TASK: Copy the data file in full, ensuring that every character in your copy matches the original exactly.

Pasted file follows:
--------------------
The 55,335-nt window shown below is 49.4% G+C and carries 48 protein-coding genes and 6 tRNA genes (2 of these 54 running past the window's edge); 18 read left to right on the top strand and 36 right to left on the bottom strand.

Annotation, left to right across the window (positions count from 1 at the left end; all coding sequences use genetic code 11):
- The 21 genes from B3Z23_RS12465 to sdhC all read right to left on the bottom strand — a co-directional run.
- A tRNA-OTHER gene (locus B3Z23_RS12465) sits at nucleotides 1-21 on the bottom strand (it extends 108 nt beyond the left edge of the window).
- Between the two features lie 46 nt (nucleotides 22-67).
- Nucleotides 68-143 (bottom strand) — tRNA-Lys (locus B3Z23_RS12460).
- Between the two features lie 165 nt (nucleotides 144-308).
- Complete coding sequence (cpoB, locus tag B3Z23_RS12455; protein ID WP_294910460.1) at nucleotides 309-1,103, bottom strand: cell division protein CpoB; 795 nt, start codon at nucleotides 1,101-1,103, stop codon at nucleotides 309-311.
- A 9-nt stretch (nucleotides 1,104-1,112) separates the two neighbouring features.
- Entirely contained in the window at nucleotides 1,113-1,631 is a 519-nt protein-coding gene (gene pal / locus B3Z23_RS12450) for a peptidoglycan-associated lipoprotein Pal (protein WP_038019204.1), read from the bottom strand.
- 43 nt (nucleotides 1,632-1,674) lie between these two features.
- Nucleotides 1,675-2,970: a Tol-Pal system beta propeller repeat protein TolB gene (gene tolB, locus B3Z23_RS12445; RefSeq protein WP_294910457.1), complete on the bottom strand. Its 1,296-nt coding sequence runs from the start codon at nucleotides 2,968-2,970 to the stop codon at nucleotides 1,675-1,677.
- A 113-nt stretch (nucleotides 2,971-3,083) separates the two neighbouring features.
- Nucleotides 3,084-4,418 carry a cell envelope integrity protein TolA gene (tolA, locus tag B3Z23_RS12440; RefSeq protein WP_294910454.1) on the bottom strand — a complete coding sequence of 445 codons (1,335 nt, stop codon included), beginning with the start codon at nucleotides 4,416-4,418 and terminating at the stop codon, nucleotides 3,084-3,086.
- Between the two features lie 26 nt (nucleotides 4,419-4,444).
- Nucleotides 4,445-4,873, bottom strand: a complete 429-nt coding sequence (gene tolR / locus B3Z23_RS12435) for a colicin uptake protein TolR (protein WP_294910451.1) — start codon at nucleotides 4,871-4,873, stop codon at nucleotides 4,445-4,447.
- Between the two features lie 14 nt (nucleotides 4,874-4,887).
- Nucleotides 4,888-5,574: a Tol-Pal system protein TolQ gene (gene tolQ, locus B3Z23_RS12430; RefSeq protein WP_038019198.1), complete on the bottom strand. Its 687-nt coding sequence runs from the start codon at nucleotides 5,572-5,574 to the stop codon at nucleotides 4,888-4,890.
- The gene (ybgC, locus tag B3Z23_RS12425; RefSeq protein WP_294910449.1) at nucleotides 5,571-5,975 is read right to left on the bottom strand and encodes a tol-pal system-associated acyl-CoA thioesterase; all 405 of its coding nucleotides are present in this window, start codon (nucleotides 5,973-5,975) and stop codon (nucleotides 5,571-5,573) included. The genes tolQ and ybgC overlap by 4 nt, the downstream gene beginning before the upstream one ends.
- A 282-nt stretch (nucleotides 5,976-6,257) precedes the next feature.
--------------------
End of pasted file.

The 55,335-nt window shown below is 49.4% G+C and carries 48 protein-coding genes and 6 tRNA genes (2 of these 54 running past the window's edge); 18 read left to right on the top strand and 36 right to left on the bottom strand.

Annotation, left to right across the window (positions count from 1 at the left end; all coding sequences use genetic code 11):
- The 21 genes from B3Z23_RS12465 to sdhC all read right to left on the bottom strand — a co-directional run.
- A tRNA-OTHER gene (locus B3Z23_RS12465) sits at nucleotides 1-21 on the bottom strand (it extends 108 nt beyond the left edge of the window).
- Between the two features lie 46 nt (nucleotides 22-67).
- Nucleotides 68-143 (bottom strand) — tRNA-Lys (locus B3Z23_RS12460).
- Between the two features lie 165 nt (nucleotides 144-308).
- Complete coding sequence (cpoB, locus tag B3Z23_RS12455; protein ID WP_294910460.1) at nucleotides 309-1,103, bottom strand: cell division protein CpoB; 795 nt, start codon at nucleotides 1,101-1,103, stop codon at nucleotides 309-311.
- A 9-nt stretch (nucleotides 1,104-1,112) separates the two neighbouring features.
- Entirely contained in the window at nucleotides 1,113-1,631 is a 519-nt protein-coding gene (gene pal / locus B3Z23_RS12450) for a peptidoglycan-associated lipoprotein Pal (protein WP_038019204.1), read from the bottom strand.
- 43 nt (nucleotides 1,632-1,674) lie between these two features.
- Nucleotides 1,675-2,970: a Tol-Pal system beta propeller repeat protein TolB gene (gene tolB, locus B3Z23_RS12445; RefSeq protein WP_294910457.1), complete on the bottom strand. Its 1,296-nt coding sequence runs from the start codon at nucleotides 2,968-2,970 to the stop codon at nucleotides 1,675-1,677.
- A 113-nt stretch (nucleotides 2,971-3,083) separates the two neighbouring features.
- Nucleotides 3,084-4,418 carry a cell envelope integrity protein TolA gene (tolA, locus tag B3Z23_RS12440; RefSeq protein WP_294910454.1) on the bottom strand — a complete coding sequence of 445 codons (1,335 nt, stop codon included), beginning with the start codon at nucleotides 4,416-4,418 and terminating at the stop codon, nucleotides 3,084-3,086.
- Between the two features lie 26 nt (nucleotides 4,419-4,444).
- Nucleotides 4,445-4,873, bottom strand: a complete 429-nt coding sequence (gene tolR / locus B3Z23_RS12435) for a colicin uptake protein TolR (protein WP_294910451.1) — start codon at nucleotides 4,871-4,873, stop codon at nucleotides 4,445-4,447.
- Between the two features lie 14 nt (nucleotides 4,874-4,887).
- Nucleotides 4,888-5,574: a Tol-Pal system protein TolQ gene (gene tolQ, locus B3Z23_RS12430; RefSeq protein WP_038019198.1), complete on the bottom strand. Its 687-nt coding sequence runs from the start codon at nucleotides 5,572-5,574 to the stop codon at nucleotides 4,888-4,890.
- The gene (ybgC, locus tag B3Z23_RS12425; RefSeq protein WP_294910449.1) at nucleotides 5,571-5,975 is read right to left on the bottom strand and encodes a tol-pal system-associated acyl-CoA thioesterase; all 405 of its coding nucleotides are present in this window, start codon (nucleotides 5,973-5,975) and stop codon (nucleotides 5,571-5,573) included. The genes tolQ and ybgC overlap by 4 nt, the downstream gene beginning before the upstream one ends.
- A 282-nt stretch (nucleotides 5,976-6,257) precedes the next feature.